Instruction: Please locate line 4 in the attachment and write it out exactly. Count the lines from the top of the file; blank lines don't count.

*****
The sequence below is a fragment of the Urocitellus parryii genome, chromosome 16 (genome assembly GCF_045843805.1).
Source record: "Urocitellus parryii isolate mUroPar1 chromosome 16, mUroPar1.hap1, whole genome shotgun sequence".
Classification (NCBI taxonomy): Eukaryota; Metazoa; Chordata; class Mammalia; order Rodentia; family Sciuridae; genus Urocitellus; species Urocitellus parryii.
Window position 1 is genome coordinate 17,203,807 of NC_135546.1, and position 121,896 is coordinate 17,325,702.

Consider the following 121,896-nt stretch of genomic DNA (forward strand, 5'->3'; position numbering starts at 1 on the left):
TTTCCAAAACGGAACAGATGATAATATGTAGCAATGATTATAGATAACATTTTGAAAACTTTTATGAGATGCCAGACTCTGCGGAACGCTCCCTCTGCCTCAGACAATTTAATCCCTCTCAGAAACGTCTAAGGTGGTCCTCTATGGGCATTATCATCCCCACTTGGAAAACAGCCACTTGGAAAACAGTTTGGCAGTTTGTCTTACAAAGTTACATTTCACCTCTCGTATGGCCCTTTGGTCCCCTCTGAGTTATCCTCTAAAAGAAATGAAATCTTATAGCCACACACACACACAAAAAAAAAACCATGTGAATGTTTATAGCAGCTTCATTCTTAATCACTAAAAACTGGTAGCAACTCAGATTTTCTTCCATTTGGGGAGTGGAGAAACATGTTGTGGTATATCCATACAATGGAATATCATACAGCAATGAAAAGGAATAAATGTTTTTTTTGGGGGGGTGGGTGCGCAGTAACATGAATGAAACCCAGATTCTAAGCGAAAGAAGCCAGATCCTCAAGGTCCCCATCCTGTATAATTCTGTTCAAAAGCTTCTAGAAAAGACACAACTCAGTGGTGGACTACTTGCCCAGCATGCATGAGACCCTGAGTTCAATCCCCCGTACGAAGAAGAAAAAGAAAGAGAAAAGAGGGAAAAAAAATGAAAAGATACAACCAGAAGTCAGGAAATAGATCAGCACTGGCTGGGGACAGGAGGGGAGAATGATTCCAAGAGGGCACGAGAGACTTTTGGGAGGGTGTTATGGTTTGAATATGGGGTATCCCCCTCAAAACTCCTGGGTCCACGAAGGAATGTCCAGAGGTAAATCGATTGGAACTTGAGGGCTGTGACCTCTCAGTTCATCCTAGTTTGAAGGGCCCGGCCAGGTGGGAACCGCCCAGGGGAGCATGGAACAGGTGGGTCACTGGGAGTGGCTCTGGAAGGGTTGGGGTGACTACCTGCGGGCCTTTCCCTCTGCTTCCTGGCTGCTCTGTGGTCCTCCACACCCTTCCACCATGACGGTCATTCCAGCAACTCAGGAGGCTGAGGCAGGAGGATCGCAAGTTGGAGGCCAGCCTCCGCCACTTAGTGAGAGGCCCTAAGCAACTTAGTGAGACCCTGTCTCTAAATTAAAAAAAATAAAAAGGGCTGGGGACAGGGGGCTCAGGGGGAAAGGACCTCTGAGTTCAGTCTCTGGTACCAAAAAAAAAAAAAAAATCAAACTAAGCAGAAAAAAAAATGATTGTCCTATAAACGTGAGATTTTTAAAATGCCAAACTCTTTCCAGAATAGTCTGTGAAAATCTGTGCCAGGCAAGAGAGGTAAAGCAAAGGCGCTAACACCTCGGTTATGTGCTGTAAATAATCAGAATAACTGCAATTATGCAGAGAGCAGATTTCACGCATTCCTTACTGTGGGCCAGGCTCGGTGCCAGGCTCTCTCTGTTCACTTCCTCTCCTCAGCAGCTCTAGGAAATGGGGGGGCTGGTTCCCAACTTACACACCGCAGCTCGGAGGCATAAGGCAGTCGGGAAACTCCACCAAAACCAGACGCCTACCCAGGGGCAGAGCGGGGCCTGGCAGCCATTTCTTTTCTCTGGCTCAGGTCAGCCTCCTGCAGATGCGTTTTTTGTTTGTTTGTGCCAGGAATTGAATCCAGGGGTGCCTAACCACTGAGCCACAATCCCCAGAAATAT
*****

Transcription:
Window position 1 is genome coordinate 17,203,807 of NC_135546.1, and position 121,896 is coordinate 17,325,702.